We like pogostick!!!!!!!! hjgvc,flkJJJJJJJJJjggggggggggggrhrhrhrhrhrhrh hhhhhhhhhhhhhhhhhhhhhhhhhhhhhhh hhhhhhhhhhhhhhhhhhhhhhhhhJJfeJ;we OG901E9QR[AEROlGJ POQI ‘OGIJTAWE’OIRGJ Q[ftutq vhe Flatiron Building, originally the Fuller Building, is located at 175 Fifth Avenue in the borough of Manhattan, New York City, and is considered to be a groundbreaking skyscraper. Upon completion in 1902, it was one of the tallest buildings in the city and one of only two skyscrapers north of 14th Street – the other being the Metropolitan Life Insurance Company Tower, one block east.
The building sits on a triangular island- block formed by Fifth Avenue, Broadway and East 22nd Street, with 23rd Street grazing the triangle’s northern (uptown) peak. As with numerous other wedge- shaped buildings, the name “Flatiron” derives from its resemblance to a cast-iron clothes iron. The building anchors the south (downtown) end of Madison Square and the north (uptown) end of the Ladies’ Mile Historic District. The neighborhood around it is called the Flatiron District after its signature building, which has become an icon of New York City. ] The building was designated a New York City landmark in 1966,  was added to the National Register of Historic Places in 1979, and designated a National Historic Landmark in 1989.  Contents [hide] 1 History of the site 2 Architecture 3 Impact 4 “23 skidoo” 5 Original tenants and subsequent history 6 The building sold 7 The building today 8 In popular culture 9 Gallery 10 See also 11 References 12 External links History of the site The site on which the Flatiron Building would stand was bought in 1857 by Amos Eno, ho would shortly build the Fifth Avenue Hotel on a site diagonally across from it.
Eno tore down the four-story St. Germaine Hotel on the south end of the lot, and replaced it with a seven-story apartment building, the Cumberland. On the remainder of the lot he built four three-story buildings for commercial use. This left four stories of the Cumberland’s northern face exposed, which Eno rented out to advertisers, including the New York Times, who installed a sign made up of electric lights. Eno later put a canvas screen on the wall, and projected images onto it from a agic lantern on top of one of his smaller buildings, presenting advertisements and interesting pictures alternately.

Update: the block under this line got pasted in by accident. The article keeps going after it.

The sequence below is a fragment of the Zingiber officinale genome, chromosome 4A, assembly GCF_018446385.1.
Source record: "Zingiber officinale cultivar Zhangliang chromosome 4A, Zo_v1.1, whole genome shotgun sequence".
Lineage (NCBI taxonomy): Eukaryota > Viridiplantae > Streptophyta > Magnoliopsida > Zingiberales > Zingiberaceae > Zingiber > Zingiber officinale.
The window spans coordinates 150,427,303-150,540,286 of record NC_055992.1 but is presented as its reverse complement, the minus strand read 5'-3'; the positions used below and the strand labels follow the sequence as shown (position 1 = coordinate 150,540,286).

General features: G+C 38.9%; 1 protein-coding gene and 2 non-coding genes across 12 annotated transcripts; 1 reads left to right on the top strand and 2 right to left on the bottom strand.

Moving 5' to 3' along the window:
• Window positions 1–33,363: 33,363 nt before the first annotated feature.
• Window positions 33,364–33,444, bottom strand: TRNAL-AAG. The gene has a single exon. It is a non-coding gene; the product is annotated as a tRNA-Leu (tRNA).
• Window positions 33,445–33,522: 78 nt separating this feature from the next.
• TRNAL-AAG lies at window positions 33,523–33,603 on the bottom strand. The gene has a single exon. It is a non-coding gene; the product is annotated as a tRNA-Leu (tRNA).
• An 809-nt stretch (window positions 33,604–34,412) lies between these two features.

Both the Times and the New York Tribune began people would gather in Madison Square, waiting for the latest results.  During his life Eno resisted suggestions to sell “Enols flatiron”, as the site had become known, but after his death in 1899 his assets were liquidated, and the lot went up for sale. The New York State Assembly appropriated $3 million for the city to buy it, but this fell through when a newspaper reporter discovered that the plan was a graft scheme y Tammany Hall boss Richard Croker.
Instead, the lot was bought at auction by William Eno, one of Amos’s sons, for $690,000 – the elder Eno had bought the property for around $30,000 forty years earlier. Three weeks later, William re-sold the lot to Samuel and Mott Newhouse for $801 ,OOO. The Newhouses intended to put up a 12-story building with street-level retail shops and bachelor apartments above, but two years later they sold the lot for about $2 million to Cumberland Realty Company, an investment partnership created by Harry S.
Black, CEO of the Fuller Company. The Fuller Company was the first true general contractor that dealt with all aspects of building construction except design, and they specialized in building skyscrapers. Black intended to construct a new headquarters building on the site, despite the recent deterioration of the surrounding neighborhood, and he engaged Chicago architect Daniel Burnham to design it. The building, which would be the first skyscraper north of 14th Street, was to be named the Fuller Building after George
A. Fuller, founder of the Fuller Company and “father of the skyscraper”, who had died two years earlier, but locals persisted on calling it “The a name which has since been made official. Architecture The Flatiron Building was designed by Chicago’s Daniel Burnham as a vertical Renaissance palazzo with Beaux-Arts 5] Unlike New York’s early skyscrapers, which took the form of towers arising from a lower, blockier mass, such as the contemporary Singer Building (1902-1908), the Flatir